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Colombia warns US against replacing Russian oil with Venezuelan supply

Colombia has warned against the idea that oil from neighboring Venezuela may help fill in shortcomings left behind by the U.S. ban on Russian oil imports, arguing that it would move businesses from one authoritarian regime to another.

American diplomats traveled to Caracas Last Week While Washington is looking for more oil to replace Russian supplies. The trip has sparked speculation that the White House may ease sanctions that have squeezed oil production from Venezuela, once one of the world’s largest producers.

But Colombian government officials have told the Financial Times that recruiting Nicholas Maduro Maduro from Venezuela to supply more oil would be politically problematic and technically impossible.

“It’s not for me to judge and not to justify,” said Colombian President Ivan Duka. “But nothing will change my mind about Maduro being a war criminal or the equivalent of Latin America. [Slobodan] Milosevic because he abused his own country, “he added, referring to Serbia’s late leader.

Duca added that the US, along with many other Western governments, does not recognize his section as the legitimate president of Venezuela after Washington called the 2018 election a fraud.

“If you’ve just banned oil from what they call the Russian dictator, it’s hard to explain why you’re going to buy oil from the dictator of Venezuela,” said Diego Mesa, Colombia’s energy minister, in a separate interview on the sidelines of the CERAWeek industry conference in Houston.

Duka is due to visit on Thursday with US President Joe Biden at the White House, where Venezuela is scheduled to be at the top of the agenda.

Biden on Tuesday Imports are prohibited Of Russian oil and natural gas to the U.S. to put more pressure on Moscow because of its invasion of Ukraine. His administration was simultaneously looking for other ways to increase oil supplies, including a potential easing of oil sanctions on Iran.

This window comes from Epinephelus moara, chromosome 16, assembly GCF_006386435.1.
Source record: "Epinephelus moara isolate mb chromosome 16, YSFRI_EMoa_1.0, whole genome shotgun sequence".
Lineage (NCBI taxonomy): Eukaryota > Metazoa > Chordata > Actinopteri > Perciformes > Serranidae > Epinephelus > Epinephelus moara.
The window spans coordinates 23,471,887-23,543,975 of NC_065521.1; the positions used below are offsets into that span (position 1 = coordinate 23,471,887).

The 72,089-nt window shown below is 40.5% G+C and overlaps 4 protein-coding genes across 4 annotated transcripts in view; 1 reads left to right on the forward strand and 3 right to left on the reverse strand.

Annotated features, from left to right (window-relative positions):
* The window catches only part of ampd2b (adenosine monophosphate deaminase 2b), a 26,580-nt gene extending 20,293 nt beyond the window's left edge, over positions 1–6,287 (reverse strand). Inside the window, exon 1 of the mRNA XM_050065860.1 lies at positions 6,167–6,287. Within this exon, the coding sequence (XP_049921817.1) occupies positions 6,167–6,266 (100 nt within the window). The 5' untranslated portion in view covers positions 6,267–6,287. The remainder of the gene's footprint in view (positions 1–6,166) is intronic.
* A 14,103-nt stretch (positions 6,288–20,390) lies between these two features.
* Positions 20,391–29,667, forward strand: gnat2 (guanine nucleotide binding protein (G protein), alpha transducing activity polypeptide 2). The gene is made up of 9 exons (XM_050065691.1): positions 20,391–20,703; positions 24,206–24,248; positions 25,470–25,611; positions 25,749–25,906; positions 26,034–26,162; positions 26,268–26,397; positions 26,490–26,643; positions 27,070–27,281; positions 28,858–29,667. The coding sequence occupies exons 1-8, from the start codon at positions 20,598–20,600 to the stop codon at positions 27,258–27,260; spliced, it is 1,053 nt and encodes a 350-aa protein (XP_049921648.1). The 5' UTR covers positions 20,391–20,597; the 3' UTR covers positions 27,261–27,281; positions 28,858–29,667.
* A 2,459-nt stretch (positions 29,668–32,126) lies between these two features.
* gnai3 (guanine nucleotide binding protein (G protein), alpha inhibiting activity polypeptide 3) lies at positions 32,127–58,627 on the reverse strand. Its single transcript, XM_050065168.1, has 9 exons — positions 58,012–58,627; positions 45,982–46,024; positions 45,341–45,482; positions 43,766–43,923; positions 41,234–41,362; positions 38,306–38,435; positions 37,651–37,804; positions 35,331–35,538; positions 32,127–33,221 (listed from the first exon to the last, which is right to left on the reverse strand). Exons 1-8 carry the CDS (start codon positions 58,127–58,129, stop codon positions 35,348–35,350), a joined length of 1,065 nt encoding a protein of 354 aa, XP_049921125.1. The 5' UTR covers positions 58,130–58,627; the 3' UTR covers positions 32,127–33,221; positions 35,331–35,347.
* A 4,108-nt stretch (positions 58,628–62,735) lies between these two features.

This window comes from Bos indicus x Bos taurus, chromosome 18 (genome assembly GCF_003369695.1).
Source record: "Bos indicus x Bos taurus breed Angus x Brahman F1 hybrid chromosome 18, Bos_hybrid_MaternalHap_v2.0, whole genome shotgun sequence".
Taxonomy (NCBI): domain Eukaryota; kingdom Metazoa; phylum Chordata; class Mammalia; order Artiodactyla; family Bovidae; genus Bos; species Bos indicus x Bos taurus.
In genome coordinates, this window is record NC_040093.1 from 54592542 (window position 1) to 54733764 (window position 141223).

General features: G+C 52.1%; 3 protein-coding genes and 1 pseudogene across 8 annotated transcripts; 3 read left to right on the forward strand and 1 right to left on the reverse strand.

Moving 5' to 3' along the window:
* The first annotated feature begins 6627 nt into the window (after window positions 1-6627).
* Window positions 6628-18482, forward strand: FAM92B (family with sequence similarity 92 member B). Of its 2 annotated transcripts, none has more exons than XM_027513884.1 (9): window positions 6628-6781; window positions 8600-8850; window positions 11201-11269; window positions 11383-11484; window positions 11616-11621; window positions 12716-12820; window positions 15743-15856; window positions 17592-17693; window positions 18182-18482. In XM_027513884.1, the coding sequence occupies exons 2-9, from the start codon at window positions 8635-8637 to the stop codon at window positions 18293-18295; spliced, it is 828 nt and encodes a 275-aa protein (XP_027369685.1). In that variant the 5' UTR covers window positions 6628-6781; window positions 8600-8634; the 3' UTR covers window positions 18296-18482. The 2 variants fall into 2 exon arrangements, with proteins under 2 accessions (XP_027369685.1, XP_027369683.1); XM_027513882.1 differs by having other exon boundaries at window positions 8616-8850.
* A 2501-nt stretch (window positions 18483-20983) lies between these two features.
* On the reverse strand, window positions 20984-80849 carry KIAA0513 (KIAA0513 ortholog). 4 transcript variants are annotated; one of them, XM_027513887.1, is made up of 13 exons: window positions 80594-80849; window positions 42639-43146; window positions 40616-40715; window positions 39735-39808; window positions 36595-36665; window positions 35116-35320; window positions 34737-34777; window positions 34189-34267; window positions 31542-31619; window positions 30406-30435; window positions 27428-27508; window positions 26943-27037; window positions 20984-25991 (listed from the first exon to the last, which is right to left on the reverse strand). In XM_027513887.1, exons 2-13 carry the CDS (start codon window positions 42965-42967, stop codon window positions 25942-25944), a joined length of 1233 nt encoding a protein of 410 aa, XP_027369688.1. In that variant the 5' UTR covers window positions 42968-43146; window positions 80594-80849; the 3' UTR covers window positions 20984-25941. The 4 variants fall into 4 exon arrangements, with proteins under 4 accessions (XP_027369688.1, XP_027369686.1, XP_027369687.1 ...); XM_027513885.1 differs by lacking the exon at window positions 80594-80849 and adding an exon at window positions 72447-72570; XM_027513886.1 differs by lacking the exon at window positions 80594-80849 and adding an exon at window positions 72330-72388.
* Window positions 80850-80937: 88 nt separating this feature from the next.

Brent, the international index, jumped to $ 138 a barrel, the highest since 2008, earlier this week. It dropped to $ 111 on Wednesday amid hopes of increasing output from OPEC’s group of producers.

Venezuela once produced up to 2.8 million barrels of oil a day, but now has an output of about 700,000 barrels a day, according to OPEC data.

Analysts say Venezuela’s oil industry has been hit hard by years of underinvestment and sanctions.

“The economy has been destroyed in recent years. PDVSA has been destroyed,” Mesa said, referring to Venezuela’s state-owned oil company. “To think that a Maduro regime can increase its production levels by 50 percent just to replace Russia is just nonsense.”

The White House has confirmed that officials have traveled to Venezuela in recent days to discuss the arrest of U.S. citizens and energy security.

Two Americans have previously been arrested in Venezuela Were released On Tuesday after the US visited Caracas in a sign of a possible diplomatic thaw between the two countries.

U.S. Secretary of State Anthony Blinken said Tuesday that the U.S. has a “set of interests” in Venezuela, including support for democratic elections, but added that it also has a “global interest in maintaining a steady supply of energy.”

Colombia warns US against replacing Russian oil with Venezuelan supply Source link Colombia warns US against replacing Russian oil with Venezuelan supply

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